From AAS NOVA : “Gaia Identifies a Stellar Gap”



11 July 2018
Susanna Kohler

New measurements of hundreds of thousands of stars have revealed a surprising gap in main-sequence stars on a Hertzsprung-Russell diagram. [NASA, ESA, and Hubble Heritage Team]

Sometimes more-precise measurements are all we need to make new discoveries in old structures! In a new study, data from the Gaia mission has revealed a surprise hidden among main-sequence stars.

An observational Hertzsprung–Russell diagram with 22,000 stars plotted from the Hipparcos Catalogue and 1,000 from the Gliese Catalogue of nearby stars. Stars tend to fall only into certain regions of the diagram. The most prominent is the diagonal, going from the upper-left (hot and bright) to the lower-right (cooler and less bright), called the main sequence. In the lower-left is where white dwarfs are found, and above the main sequence are the subgiants, giants and supergiants. The Sun is found on the main sequence at luminosity 1 (absolute magnitude 4.8) and B−V color index 0.66 (temperature 5780 K, spectral type G2V).

Old Diagram with a New Feature

If you’ve ever taken an introductory astronomy class, you’ve probably encountered the Hertzsprung-Russell (HR) diagram: a diagram on which stellar luminosities are plotted against their colors, which serve as a proxy for their effective temperatures. The resulting positions of stars on the HR diagram reveal distinct stellar evolutionary stages — and perhaps the most striking population is the swath of main-sequence stars that cuts diagonally across the diagram.

Though we’ve constructed HR diagrams for nearby stars for more than a century, they continue to change as our data for these stars improve. In particular, today’s era of precision astrometry has significantly improved the distance measurements for the stars that surround us, allowing them to be placed more accurately on the diagram. The recent second data release from the Gaia mission presented precise astrometry measurements for billions of stars, covering virtually all types on the HR diagram — including M dwarfs, which were sparsely sampled in the past.

A team of scientists led by Wei-Chun Jao (Georgia State University) has now explored this data and discovered a surprise: there’s a gap in the HR diagram at mid-M dwarfs.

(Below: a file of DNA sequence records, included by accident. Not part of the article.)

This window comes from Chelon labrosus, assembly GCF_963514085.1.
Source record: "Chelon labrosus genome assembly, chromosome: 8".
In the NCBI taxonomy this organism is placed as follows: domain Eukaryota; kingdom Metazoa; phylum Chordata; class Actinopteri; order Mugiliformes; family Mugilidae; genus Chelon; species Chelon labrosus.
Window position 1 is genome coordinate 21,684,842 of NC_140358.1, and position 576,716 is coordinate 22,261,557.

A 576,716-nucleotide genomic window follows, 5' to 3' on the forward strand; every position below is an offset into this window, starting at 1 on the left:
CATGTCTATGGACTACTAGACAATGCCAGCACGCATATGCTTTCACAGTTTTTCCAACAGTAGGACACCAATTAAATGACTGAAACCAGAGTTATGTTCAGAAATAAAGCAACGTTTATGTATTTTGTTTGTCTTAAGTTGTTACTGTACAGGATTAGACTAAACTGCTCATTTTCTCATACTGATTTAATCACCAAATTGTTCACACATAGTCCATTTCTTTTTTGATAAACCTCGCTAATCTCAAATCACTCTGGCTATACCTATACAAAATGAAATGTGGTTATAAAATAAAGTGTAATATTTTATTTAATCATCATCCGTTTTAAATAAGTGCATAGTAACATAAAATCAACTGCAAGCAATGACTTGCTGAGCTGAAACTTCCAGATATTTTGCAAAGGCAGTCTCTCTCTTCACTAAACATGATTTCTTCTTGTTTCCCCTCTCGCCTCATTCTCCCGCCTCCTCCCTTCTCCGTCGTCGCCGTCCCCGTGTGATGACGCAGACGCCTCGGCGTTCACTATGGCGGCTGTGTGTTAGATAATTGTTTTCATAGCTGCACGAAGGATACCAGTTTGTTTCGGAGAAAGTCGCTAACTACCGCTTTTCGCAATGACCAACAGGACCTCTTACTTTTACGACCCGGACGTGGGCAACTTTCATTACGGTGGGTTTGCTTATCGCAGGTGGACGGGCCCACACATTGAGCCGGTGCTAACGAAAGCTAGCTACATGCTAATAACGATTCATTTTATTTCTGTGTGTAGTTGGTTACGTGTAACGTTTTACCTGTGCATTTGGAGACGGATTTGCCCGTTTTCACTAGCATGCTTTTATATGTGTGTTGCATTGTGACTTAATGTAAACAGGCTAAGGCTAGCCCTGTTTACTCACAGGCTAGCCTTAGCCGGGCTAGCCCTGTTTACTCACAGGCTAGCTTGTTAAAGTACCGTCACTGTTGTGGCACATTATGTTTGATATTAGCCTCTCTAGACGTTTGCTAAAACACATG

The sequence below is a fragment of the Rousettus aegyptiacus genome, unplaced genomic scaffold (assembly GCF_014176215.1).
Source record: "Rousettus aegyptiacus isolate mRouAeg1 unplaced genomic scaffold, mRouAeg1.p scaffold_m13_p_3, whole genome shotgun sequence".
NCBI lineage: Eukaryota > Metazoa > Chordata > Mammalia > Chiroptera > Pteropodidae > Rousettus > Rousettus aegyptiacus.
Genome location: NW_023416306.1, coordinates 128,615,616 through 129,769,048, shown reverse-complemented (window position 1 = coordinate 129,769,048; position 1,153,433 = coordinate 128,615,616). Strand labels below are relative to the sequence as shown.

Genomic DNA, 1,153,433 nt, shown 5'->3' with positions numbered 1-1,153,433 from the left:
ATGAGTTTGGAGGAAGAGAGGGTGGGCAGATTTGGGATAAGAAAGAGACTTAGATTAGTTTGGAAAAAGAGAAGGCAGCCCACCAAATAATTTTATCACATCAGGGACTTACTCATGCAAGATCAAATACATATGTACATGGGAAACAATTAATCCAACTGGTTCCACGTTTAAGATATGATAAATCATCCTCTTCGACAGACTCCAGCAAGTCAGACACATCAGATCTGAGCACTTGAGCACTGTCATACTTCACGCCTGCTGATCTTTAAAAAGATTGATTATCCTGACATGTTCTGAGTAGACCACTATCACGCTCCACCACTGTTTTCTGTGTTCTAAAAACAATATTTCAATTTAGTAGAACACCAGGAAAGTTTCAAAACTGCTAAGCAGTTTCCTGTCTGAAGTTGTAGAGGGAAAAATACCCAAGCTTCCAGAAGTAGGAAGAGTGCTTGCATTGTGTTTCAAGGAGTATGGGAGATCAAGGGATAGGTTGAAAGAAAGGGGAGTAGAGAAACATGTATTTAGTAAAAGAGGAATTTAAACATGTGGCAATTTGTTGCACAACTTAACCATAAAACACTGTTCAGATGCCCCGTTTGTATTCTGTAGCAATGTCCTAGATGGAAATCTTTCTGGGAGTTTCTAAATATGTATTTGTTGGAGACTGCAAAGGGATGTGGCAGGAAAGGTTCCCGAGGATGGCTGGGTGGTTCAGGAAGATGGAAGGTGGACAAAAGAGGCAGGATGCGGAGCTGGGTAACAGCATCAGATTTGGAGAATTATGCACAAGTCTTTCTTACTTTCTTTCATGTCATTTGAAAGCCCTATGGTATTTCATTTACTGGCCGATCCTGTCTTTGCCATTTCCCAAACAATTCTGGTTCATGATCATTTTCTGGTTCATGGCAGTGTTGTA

Portion of the HR diagram for stars within 100 pc in the Gaia DR2 data set. A narrow low-density gap is visible cutting through the main sequence between the two dashed lines. [Jao et al. 2018]

Mind the Gap

Jao and collaborators plotted a total of nearly 250,000 stars from the Gaia archive on an HR diagram. The new data and improved measurements revealed a previously unseen feature: a narrow, diagonal slice through the main sequence that is underpopulated. The missing stars seem to lie in the middle of the M-dwarf region.

The authors cross-match the stars against the 2MASS catalog, finding that the gap exists in other data and color bands as well — which means it’s not just a weird quirk of Gaia’s photometry. They then check whether the gap exists only in stars at a specific distance. Another no: it’s visible similarly in various populations spanning distances up to 425 light-years.

Transitioning Convection

So what’s causing this unexpected feature? The authors argue that the presence and persistence of the gap suggest that it’s due to some underlying physics that we haven’t yet thought of — which is always an exciting prospect!

In particular, Jao and collaborators suggest that the gap may be related to a known transition in mid-M dwarfs, from larger stars that are mostly convective with a thin radiative layer, to smaller stars that are fully convective. The authors propose that the missing stars in the gap may be due to subtle changes of structure that occur at this transition between partial and full convection in these M dwarfs.

In the future, the authors propose gathering more data — like dynamical masses, radii, metallicities, rotational periods, and magnetic properties — on stars in and near the gap, to better understand population trends. In the meantime, we can be excited to know that there are still some surprises left for us to discover in old structures, if we just keep improving our data.

Wei-Chun Jao et al 2018 ApJL 861 L11.

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